Getting adequate health care, finding gender-neutral bathrooms, connecting with employers—those are a few of the problems faced by transgender people which six teams aimed to tackle through technology at the Harvard Innovation Lab over the weekend.
The teams of college students and community members from around New England participated in a “hackathon” aimed at generating technological solutions to issues facing the transgender community.
The event was organized by the San Francisco-based project Trans*Hack, in partnership with the numerous Harvard organizations.
Van Bailey, director of the Office of BGLTQ Student Life, said that bringing Trans*Hack to Harvard was “part of a dream.”
According to Bailey, the event was originally conceived almost a year ago, when Bailey connected with Trans*Hack and realized the project was a “perfect fit” with the i-lab, which encourages innovation and entrepreneurship at Harvard.
“Oftentimes, I find myself at the office thinking of problems, but not knowing how to solve them,” Bailey said. “[Trans*Hack] is on the ground, and brings some really transformational people together in one place to handle them.”
Bailey added that in addition to producing tangible products to benefit the trans community, Trans*Hack also serves to provide inspiration and networking opportunities for the participants.
Participant Logan Henderson said the weekend had been affirming for him, as a queer person of color interested in computer science. A sophomore at Dartmouth, Henderson said he sometimes found his academic experiences alienating and discouraging, and he struggled to connect in classes with his peers, the majority of whom are white and male.
“I’m coding for a reason that I’m invested in, for an idea I’m passionate about, with people that I enjoy coding with,” Henderson said, as he described his experience at the event. “Because I have a personal stake [in it], it makes it easier to do—to ask for help, to branch out and be creative.”
Henderson was part of a team which proposed a website that provides a platform for queer campus organizations to record important actions and events. According to the team, the high turnover of leaders in any student group makes continuity in its work difficult, and past events are difficult to find on Twitter and Facebook. The website solves the issue by giving LGBTQ college activists a tool to create “institutional memory.”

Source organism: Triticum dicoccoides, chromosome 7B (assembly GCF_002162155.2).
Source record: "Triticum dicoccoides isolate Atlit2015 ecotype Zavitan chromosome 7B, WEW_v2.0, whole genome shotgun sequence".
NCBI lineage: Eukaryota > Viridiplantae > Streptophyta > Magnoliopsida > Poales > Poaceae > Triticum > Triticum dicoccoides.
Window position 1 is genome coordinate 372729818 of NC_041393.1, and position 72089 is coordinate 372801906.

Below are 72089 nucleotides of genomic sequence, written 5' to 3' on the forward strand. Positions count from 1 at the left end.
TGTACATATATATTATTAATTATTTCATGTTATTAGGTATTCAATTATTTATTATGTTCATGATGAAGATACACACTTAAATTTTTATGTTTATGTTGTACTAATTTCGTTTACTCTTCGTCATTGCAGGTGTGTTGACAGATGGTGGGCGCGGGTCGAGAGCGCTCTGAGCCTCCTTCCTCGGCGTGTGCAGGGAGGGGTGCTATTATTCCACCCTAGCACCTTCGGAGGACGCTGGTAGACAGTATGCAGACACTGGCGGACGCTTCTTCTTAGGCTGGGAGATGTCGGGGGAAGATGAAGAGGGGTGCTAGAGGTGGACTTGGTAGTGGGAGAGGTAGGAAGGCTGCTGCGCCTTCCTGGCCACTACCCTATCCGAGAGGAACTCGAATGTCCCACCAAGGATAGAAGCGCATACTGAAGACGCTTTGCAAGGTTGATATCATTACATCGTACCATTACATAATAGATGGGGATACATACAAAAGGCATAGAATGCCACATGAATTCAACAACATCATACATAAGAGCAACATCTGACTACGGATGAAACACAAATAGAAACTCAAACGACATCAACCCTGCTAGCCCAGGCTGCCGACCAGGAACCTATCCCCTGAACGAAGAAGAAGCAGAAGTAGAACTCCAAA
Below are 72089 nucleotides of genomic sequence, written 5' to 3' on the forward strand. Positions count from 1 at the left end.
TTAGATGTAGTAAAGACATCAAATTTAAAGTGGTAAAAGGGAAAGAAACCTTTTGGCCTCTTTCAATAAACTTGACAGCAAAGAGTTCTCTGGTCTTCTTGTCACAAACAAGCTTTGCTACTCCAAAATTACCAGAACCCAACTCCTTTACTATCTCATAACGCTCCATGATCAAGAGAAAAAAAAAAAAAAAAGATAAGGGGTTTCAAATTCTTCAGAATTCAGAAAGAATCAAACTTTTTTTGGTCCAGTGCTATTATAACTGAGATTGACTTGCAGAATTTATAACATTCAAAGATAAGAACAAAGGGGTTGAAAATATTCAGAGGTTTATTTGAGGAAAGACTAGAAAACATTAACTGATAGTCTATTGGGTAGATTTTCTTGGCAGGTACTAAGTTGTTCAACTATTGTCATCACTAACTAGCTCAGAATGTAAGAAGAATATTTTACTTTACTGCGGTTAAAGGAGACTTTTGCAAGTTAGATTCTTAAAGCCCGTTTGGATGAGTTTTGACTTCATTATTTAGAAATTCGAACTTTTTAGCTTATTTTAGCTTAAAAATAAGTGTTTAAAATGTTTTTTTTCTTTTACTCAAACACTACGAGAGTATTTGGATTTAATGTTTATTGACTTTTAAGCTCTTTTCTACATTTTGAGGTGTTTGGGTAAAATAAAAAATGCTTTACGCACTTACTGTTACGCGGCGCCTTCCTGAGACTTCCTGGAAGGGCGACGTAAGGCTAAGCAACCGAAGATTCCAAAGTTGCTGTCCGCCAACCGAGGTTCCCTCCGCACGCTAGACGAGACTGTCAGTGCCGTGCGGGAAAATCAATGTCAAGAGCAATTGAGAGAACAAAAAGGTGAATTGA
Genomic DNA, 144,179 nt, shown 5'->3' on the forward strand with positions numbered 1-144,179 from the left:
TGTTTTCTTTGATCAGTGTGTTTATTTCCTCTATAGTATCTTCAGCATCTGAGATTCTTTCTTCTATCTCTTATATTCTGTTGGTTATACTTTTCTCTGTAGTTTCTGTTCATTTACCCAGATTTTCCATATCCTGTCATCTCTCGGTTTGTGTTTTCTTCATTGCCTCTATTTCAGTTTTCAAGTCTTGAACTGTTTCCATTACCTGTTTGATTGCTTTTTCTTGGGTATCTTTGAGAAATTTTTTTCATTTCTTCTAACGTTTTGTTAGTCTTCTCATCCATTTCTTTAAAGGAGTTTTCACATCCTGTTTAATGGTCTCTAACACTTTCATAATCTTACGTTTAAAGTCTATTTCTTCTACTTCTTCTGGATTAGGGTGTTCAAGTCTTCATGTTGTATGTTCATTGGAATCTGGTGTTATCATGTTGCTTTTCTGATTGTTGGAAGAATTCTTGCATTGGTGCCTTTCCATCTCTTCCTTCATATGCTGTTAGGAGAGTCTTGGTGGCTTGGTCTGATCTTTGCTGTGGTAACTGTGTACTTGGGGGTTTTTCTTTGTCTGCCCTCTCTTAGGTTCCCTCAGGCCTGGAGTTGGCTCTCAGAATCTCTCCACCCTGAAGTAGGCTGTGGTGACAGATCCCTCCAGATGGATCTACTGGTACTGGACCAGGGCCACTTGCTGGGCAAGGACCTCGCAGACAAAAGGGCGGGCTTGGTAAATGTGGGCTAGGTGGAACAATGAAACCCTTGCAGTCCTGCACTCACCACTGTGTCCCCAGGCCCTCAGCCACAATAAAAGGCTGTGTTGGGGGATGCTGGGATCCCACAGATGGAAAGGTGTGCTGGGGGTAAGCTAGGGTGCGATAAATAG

Founder of Trans*Hack and queer and trans activist Kortney R. Ziegler called the event “something of a pilot test” for the organization. Ziegler said that while the project has hosted events in cities nationwide, this was the first time it organized one on a college campus. He added that the project’s “hackathon” at the iLab was also the first to have not only a focus on technology, but also on entrepreneurship.
A panel Friday highlighting transgender founders of technological and social enterprises prefaced the hackathon weekend, which concluded Sunday evening with demos from each of the teams.
The event’s Harvard sponsors included the Office of BGLTQ Student Life, the Harvard College Women’s Center, the Office of the Assistant to the President for Institutional Diversity and Equity, and a number of queer student groups including the Transgender Task Force, Queer Students and Allies, and Gay, Lesbian, or Whatever.
—Staff writer Quynh-Nhu Le can be reached at email@example.com.
Institutionalizing QueerTen years ago, in response to student activism, Harvard created the Office of Sexual Assault Prevention and Response. Three years later, after student demands, it inaugurated the modern Harvard College Women’s Center. Most recently, just two years ago, Harvard funded the Office of BGLTQ Student Life, also in response to organized student outcry
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